Ballpark Authority gives Twins go-ahead to start work on stadium

The Minnesota Ballpark Authority took an important step at its Aug. 18 meeting by officially giving the Twins the go-ahead to begin the design and construction of the new $522 million ballpark.

With the consent of Hennepin County officials in a letter released the day of the meeting, the five-member Ballpark Authority that will own and oversee development of the stadium passed a resolution that will allow the Twins to hire a lead and local architectural firm, a project manager and construction manager. These individuals or firms will &#8220provide us with detailed plans, specifications and cost estimates for the new ballpark,” Twins Sports Inc. President Jerry Bell wrote in a letter to the Ballpark Authority.

&#8220This really puts the team on the road to put the professionals in place to get this going,” Ballpark Authority Chair Steve Cramer said.

But as plans for the stadium moved forward, it became apparent at the meeting that there were still some kinks in the planning process that needed to be worked out. As officials with the Twins and Hennepin County delivered updates, Ballpark Authority members noted that both organizations were working separately on the design of the stadium rather than pooling their resources.

&#8220It seems like a lot of different people spending a lot of money to get the same information,” Ballpark Authority member John Wade said.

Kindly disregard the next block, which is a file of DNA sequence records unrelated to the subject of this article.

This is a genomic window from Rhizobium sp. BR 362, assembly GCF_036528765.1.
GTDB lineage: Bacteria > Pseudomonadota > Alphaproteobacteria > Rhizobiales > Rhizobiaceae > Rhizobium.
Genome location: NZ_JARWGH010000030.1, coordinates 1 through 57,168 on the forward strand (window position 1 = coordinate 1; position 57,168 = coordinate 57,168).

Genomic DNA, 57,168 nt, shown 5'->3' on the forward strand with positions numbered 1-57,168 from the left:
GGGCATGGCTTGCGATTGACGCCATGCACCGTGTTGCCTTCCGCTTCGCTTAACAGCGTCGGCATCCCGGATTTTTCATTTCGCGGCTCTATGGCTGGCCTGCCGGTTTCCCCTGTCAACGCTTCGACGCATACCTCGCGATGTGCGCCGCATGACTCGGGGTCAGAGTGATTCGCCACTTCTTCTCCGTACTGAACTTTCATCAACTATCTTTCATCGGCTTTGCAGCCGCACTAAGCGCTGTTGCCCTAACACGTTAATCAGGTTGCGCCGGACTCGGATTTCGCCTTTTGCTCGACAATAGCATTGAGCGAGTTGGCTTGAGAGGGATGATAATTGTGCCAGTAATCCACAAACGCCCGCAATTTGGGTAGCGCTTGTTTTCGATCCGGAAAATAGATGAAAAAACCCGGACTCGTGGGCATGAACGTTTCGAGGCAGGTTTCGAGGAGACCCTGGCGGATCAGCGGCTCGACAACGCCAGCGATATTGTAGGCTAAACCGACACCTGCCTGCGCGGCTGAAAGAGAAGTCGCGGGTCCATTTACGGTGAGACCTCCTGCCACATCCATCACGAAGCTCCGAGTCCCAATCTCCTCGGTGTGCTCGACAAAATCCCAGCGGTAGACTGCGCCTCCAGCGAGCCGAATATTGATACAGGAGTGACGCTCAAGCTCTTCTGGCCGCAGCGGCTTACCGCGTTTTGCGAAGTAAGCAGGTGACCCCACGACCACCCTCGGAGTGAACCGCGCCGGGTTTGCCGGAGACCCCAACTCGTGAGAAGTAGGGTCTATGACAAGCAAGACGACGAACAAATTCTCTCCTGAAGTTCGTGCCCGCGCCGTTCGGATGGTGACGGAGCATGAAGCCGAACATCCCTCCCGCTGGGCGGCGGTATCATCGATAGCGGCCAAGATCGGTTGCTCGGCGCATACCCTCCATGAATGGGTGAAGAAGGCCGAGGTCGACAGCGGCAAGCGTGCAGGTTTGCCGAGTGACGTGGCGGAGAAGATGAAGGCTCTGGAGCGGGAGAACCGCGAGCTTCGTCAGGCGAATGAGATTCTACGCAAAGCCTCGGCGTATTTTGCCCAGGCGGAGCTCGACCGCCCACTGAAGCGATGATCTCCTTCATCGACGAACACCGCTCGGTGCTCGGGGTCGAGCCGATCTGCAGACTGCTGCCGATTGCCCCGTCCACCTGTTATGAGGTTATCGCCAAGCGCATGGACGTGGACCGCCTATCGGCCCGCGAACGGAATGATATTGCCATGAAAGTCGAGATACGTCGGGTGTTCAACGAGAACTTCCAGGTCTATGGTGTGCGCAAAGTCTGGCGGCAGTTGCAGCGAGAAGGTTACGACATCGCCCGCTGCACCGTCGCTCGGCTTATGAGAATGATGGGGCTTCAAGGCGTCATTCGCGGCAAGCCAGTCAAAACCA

Authority member Mike Vekich also asked what the process would be for settling differences between the various entities working on the stadium - such as the Twins and Hennepin County - and Chuck Ballentine, the county's point person on the ballpark, said such a process hasn't been determined.

Questions also arose when the newly hired Executive Director of the Ballpark Authority, Dan Kenney, announced that he had extended offers to two new staff members without posting the positions publicly. Wade questioned whether the jobs needed to be formally advertised to the public and said while he understands that the positions should be filled in a timely matter, he didn't want to see any shortcuts taken. He requested a legal opinion on the matter.

&#8220I don't want to find this is a problem later on,” Wade said.

Twins President Dave St. Peter was also on hand at the meeting, where he distributed thick white binders that included comments the organization has received so far from fans across the state who have suggestions for the design of the ballpark. He said the comments largely fall into one of three categories: people who want to see a new stadium that is the antithesis of the Metrodome, people who want to see a ballpark that has a &#8220Minnesota look and feel” and people who want to see elements of the history of baseball incorporated into the stadium. St. Peter said he wants the public to have the opportunity to provide feedback on what they want in a stadium. The Twins are also in the process of conducting market research that, along with fan feedback, will help determine things such as ticket prices, how the seats in the stadium are set up and the number of restrooms in the ballpark.

&#8220We all agree that we want to build a great ballpark, and we all have different ideas on what makes a great ballpark,” St. Peter said.

The next meeting of the Ballpark Authority will be held Sept. 15 at the Metropolitan Sports Facilities Commission, 900 S. 5th St.

Kari VanDerVeen can be reached at kvanderveen@mnpubs.com and 436-4373.